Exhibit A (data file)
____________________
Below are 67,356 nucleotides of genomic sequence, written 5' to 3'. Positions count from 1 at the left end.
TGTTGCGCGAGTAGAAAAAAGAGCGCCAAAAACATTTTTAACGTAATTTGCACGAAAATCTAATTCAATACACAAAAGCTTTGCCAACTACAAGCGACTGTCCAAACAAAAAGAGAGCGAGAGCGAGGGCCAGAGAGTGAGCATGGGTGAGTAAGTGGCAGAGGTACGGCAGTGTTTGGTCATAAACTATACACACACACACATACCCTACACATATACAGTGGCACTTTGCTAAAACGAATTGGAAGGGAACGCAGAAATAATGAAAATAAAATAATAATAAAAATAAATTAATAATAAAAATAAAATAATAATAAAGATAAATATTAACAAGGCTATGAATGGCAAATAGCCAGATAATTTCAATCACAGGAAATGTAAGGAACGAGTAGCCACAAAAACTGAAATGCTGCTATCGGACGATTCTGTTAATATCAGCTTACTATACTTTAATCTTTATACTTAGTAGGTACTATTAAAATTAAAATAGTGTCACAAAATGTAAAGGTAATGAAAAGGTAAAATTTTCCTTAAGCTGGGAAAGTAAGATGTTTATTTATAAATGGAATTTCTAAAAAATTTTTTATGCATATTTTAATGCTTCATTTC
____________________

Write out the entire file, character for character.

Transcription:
Below are 67,356 nucleotides of genomic sequence, written 5' to 3'. Positions count from 1 at the left end.
TGTTGCGCGAGTAGAAAAAAGAGCGCCAAAAACATTTTTAACGTAATTTGCACGAAAATCTAATTCAATACACAAAAGCTTTGCCAACTACAAGCGACTGTCCAAACAAAAAGAGAGCGAGAGCGAGGGCCAGAGAGTGAGCATGGGTGAGTAAGTGGCAGAGGTACGGCAGTGTTTGGTCATAAACTATACACACACACACATACCCTACACATATACAGTGGCACTTTGCTAAAACGAATTGGAAGGGAACGCAGAAATAATGAAAATAAAATAATAATAAAAATAAATTAATAATAAAAATAAAATAATAATAAAGATAAATATTAACAAGGCTATGAATGGCAAATAGCCAGATAATTTCAATCACAGGAAATGTAAGGAACGAGTAGCCACAAAAACTGAAATGCTGCTATCGGACGATTCTGTTAATATCAGCTTACTATACTTTAATCTTTATACTTAGTAGGTACTATTAAAATTAAAATAGTGTCACAAAATGTAAAGGTAATGAAAAGGTAAAATTTTCCTTAAGCTGGGAAAGTAAGATGTTTATTTATAAATGGAATTTCTAAAAAATTTTTTATGCATATTTTAATGCTTCATTTC